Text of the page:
Future Food: Towards an Affordable and Sustainable Food Supply

Words by Chris Baldock, University of Sydney

 

Looking to the future, the agri-supply chain faces two grand challenges: feeding a growing population, and ensuring that food is nutritious and healthy. They are grand because of their complex, multifaceted nature, involving demand and supply side drivers.

On 31 August 2017, ILSI SEAR Australasia in conjunction with the American Association of Cereal Chemists International (AACCI) hosted a seminar, Towards an Affordable and Sustainable Food Supply — Recent Advances and Future Prospects, in Sydney, Australia to discuss what these challenges mean and some of their innovative solutions.

 

NEW AGRICULTURAL TECHNOLOGIES AND SUSTAINABILITY
On the supply side, the rate of increase of crop improvement for production of food will not meet forecasted demand. Constraints on land, water and other inputs, as well as evolving threats including biosecurity, climate change and social license are all production hazards. Additionally, the right type of production and processing needs to occur. While many people in the world are undernourished, there are just as many who overeat. This is where supply melds into demand. Even if a sustainable, healthy and tasty product is available, consumers need to want it. Thus, solutions to these problems will need careful planning, collaboration and integration across the supply chain with health officials, government bodies, researchers, industry and consumers.

An obvious question in meeting these challenges is what do consumers want? It turns out authenticity is the latest in a growing list of consumer needs. To be authentic, a product must be what it says it is. It must be safe, of high quality and have integrity. The latter two aspects can refer to a broad range of things, including the technologies used to make a product, its origin, or its sustainability. Importantly, there must be a way to prove these qualities, for example, traceability through the supply chain or certification.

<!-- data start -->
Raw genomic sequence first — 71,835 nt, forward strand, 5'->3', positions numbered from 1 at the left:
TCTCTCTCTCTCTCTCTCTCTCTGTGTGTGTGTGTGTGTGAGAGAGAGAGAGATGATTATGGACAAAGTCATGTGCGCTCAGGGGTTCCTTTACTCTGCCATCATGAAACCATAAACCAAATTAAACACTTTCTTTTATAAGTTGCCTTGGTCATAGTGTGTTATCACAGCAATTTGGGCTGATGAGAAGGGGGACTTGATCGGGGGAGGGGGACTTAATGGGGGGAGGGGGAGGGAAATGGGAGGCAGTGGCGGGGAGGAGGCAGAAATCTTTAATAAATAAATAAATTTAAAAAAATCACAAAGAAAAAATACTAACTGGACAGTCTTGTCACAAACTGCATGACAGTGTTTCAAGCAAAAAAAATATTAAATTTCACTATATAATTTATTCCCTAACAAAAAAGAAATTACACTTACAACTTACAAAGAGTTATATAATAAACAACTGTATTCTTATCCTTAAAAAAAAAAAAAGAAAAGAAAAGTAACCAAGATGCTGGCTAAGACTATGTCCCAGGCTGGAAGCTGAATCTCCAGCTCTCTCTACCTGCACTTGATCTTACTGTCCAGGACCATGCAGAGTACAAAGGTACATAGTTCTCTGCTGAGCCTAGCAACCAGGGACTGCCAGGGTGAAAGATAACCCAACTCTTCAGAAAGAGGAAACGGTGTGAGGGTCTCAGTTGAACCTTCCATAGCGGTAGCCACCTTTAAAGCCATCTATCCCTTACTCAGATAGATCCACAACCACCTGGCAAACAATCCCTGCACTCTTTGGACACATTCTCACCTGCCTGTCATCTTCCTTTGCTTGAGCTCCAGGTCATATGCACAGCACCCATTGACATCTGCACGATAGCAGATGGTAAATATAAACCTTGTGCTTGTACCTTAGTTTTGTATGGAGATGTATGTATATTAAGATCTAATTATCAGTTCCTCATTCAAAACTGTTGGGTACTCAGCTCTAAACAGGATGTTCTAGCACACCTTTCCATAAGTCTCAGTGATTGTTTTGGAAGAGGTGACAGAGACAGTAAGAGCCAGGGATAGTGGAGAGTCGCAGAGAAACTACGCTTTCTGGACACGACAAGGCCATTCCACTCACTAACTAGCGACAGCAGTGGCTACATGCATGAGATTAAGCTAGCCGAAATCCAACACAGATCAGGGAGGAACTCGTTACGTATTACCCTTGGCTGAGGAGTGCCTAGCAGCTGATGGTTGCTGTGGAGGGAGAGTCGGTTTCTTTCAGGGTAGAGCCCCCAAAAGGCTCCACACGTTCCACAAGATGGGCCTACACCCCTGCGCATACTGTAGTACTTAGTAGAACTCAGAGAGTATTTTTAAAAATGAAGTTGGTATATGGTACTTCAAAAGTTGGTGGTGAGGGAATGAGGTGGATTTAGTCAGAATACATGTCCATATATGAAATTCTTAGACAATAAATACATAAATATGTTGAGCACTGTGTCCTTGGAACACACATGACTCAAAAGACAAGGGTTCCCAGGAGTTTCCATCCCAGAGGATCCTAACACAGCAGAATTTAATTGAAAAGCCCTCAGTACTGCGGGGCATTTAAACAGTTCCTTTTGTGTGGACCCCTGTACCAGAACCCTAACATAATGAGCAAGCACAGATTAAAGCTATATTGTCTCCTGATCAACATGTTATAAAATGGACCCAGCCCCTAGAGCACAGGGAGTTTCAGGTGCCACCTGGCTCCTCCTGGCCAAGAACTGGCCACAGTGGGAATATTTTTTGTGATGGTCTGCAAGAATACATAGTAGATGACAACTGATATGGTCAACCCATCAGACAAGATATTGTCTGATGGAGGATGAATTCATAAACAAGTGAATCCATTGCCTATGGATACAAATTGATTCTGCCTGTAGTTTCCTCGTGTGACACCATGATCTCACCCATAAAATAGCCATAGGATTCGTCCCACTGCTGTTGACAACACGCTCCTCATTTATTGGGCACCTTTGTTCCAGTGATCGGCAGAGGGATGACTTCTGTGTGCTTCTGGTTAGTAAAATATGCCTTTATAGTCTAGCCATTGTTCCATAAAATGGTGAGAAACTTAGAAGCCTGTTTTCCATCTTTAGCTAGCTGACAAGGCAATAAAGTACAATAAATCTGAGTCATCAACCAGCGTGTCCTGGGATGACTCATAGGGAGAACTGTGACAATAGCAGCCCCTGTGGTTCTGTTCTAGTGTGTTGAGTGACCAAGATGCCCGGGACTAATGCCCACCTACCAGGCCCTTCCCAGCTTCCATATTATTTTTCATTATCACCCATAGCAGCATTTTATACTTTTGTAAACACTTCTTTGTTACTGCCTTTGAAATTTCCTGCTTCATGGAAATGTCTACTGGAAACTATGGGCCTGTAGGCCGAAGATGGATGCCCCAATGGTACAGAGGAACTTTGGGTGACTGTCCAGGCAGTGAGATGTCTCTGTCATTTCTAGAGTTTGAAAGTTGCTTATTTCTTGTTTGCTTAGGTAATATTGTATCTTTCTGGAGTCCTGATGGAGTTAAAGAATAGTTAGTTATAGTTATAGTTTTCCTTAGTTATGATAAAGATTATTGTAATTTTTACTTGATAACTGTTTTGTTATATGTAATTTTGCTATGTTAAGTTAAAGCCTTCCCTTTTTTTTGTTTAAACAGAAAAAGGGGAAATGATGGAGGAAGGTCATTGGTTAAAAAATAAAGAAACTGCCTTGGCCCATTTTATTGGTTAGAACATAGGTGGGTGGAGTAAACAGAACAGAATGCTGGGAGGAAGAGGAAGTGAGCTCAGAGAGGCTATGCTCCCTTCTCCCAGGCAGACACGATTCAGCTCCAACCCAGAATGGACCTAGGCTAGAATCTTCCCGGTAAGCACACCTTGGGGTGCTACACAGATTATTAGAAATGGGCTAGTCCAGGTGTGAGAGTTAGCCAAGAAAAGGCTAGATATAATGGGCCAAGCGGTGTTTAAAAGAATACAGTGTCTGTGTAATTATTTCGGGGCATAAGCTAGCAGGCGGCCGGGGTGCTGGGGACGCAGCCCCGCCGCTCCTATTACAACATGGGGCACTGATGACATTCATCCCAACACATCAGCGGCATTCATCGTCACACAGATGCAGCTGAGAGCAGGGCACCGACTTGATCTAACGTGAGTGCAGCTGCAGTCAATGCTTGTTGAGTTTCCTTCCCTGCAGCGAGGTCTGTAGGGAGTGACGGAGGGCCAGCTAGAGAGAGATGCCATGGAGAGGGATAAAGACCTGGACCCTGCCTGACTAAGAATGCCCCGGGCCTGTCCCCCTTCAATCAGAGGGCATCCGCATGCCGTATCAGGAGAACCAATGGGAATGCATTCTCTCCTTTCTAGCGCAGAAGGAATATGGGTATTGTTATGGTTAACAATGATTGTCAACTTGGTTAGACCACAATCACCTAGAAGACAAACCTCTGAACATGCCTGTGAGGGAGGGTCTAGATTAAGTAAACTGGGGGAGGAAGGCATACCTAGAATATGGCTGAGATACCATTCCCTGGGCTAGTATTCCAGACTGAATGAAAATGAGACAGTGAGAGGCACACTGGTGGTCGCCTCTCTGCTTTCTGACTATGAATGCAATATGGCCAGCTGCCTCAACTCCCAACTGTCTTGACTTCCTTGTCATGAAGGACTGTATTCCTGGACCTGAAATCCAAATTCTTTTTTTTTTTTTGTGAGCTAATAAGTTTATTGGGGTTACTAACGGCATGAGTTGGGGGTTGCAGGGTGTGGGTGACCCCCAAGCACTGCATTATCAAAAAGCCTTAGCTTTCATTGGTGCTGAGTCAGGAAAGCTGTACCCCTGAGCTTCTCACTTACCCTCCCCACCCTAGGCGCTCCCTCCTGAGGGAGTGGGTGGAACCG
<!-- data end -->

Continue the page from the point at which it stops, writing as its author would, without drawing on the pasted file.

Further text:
As new technologies emerge at the farm gate, how they are regulated and represented to the consumer will be critical to their profitability and success. Technologies that give yield gains may be at odds with desirable traits of authenticity. Take for instance, genetically modified (GM) crops. When these crops entered the Australian supply chain two decades ago, regulators and consumers approached this new technology with caution. Responding to this concern, legislation was passed requiring premarket assessment and approval, as well as mandatory food labelling.

Now, even though 30 years of research has proven their safety, regulations and disapproving consumer sentiment still persist. This has generated costs up and down the supply chain; from companies developing these crops who need approvals, to the certification systems put in place by logistics companies to sell and store GM and non-GM grain.

This is why all eyes are on the regulators for the new generation of breeding techniques. Lines are being blurred between the definitions of traditional and the newer gene technology based breeding techniques. Crispr Cas-9, for example can make single base pair changes in DNA, with no foreign DNA inserted. There is no way to distinguish this manipulation from natural variation. Responding to this, Food Standards Australia New Zealand (FSANZ) and the Office of the Gene Technology Regulator (OGTR) are reviewing the regulations in regard to what techniques need pre-market approval and the definitions of gene technology as well as food produced by such technology.

It is impossible to predict how consumers will respond to new technologies. Researchers, industry and government must learn from the mistakes of the past and ensure information is communicated effectively to the public.